GEOSPATIAL RESEARCH SEMINAR SERIES (GRISS) – 26 July 2019

FME (Feature Manipulation Engine) is a simple solution for complex data integration and analysis tasks. It allows data transformation from a wide variety of formats, connections between hundreds of applications (e.g. ESRI ArcGIS, PostGIS, Trimble SketchUp, AutoCAD and many others), automation of workflows in data manipulation and analysis, and is fully geospatially enabled. These capabilities has made it the software of choice for numerous organisations that deal with complex sets of data across a wide variety of sectors.

GRI researcher Dr Matthew Hobbs awarded for research in obesity

Dr Matthew Hobbs, a researcher in the GeoHealth Laboratory within the GRI at the University of Canterbury, was awarded by The European Association for the Study of Obesity (EASO) the New Investigator Public Health Award, which marks out rising stars of obesity and public health in Europe. He received the award at the EASO 2019 Annual Congress on […]

GEOSPATIAL RESEARCH SEMINAR SERIES (GRISS) – 28 June 2019

Dr John McCarthy is a Principal Technical Specialist within the Health & Disability Intelligence Group at the Ministry of Health (MoH). In this talk John will be discussing the capability and capacity for geospatial analysis at the MoH, and how geospatial evidence contributes to policy formation and Government priorities. A current project, the development of an Atlas of Cancer Variation for New Zealand, will be presented as a working example.

Submissions open: NZ Geospatial Research Conference 2019

Kia ora koutou katoa,   We are pleased to announce that abstract submissions are now open for the 2019 New Zealand Geospatial Research Conference. We invite you to join us at the Queenstown Memorial Centre in beautiful Queenstown, Otago on 18 September 2019 and present your geospatial research.   Please submit your abstracts of no […]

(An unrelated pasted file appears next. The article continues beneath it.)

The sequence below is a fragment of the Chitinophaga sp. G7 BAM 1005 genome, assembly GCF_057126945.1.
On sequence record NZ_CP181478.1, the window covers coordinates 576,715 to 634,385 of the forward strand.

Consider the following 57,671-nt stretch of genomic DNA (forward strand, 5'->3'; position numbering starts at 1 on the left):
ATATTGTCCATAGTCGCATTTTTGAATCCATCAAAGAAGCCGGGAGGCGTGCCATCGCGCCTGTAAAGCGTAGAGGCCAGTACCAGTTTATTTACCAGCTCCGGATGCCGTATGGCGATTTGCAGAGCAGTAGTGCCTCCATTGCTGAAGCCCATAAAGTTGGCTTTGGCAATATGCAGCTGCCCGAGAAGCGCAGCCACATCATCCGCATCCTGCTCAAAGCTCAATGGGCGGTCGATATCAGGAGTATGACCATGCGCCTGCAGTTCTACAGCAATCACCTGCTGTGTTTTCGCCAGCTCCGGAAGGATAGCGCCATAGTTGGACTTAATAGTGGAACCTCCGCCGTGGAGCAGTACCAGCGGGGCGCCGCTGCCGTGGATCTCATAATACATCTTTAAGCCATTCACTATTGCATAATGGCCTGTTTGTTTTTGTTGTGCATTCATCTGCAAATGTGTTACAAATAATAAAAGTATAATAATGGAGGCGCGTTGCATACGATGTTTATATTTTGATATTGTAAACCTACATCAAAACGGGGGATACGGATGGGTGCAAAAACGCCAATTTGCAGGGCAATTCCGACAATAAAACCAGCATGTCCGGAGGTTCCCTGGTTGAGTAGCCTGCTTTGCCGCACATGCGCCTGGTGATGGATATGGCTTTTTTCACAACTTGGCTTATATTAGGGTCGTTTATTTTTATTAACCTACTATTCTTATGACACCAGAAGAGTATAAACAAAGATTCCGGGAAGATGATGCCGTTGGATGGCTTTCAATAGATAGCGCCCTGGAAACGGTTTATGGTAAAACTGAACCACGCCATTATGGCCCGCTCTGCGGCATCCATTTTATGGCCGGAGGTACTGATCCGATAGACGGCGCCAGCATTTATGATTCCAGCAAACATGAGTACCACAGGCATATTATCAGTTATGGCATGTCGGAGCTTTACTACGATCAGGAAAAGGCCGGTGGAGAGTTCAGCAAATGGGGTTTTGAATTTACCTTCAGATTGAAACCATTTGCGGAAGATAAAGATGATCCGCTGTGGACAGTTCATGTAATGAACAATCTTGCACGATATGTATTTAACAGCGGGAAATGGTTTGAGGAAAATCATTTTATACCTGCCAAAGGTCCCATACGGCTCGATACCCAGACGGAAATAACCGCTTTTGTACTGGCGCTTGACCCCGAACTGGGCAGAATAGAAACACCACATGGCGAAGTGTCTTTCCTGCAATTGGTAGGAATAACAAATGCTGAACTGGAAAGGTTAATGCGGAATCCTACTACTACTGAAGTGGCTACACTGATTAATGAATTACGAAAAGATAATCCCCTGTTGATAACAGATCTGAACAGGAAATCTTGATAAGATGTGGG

GEOSPATIAL RESEARCH SEMINAR SERIES (GRISS) – 31 May 2019

The spatial data that underpin the maps we see are often compromised by the limited space for them in the map. For example, a large amount of features have to be mapped in cities but there is comparatively less area to contain them relative to the feature-poor rural areas. We usually apply generalisation processes to select, emphasise and simplify representations of data in the map so that it “fits”. We introduce an alternative data-driven approach to allocating map space, where cartogram techniques expand or contract space to accommodate more or less data.

New GRI PhD student – Olivia Willoughby

GRI welcomes a new PhD student, Olivia Willoughby Olivia will be working on the topic of Spatial variations in Māori health outcomes, supervised by Prof. Simon Kingham and Dr. Malcolm Campbell and funded by a GeoHealth scholarship from the Ministry of Health, New Zealand.   Olivia says “I started at UC a few years ago when […]

GEOSPATIAL RESEARCH SEMINAR SERIES (GRISS) – 3 May 2019

The collection and analysis of environmental data are critical to us understanding the New Zealand environment of the past, today and to anticipate the future.  Conclusions drawn from environmental observations, analysis and models guide decisions and actions by governments, businesses and individuals. The complexity of the issues we need to understand require the ability to easily discover, access and use environmental data across a broad range of domains. The reality is that although environmental data is abundant, potential users are hampered by an inability to discover, access, and use the information.

GEOSPATIAL RESEARCH SEMINAR SERIES (GRISS)

Augmenting Abilities: Reality Capture to Design, Analysis, and Immersive Experiences The way we interact with the design process is evolving, from how we capture information about the world around us, to how we engage with design tools. This presentation will showcase how we’ve adopted emergent technology into daily workflows at Aurecon, enabling us to perform […]

First call: New Zealand Geospatial Research Conference 2019

We’re pleased to announce that the NZGRC-2019 will be held in Queenstown on 18 September 2019, in conjunction with the 15th International Conference on GeoComputation. Please see the conference website at https://geospatial.ac.nz/nzgrc-2019/ for further details.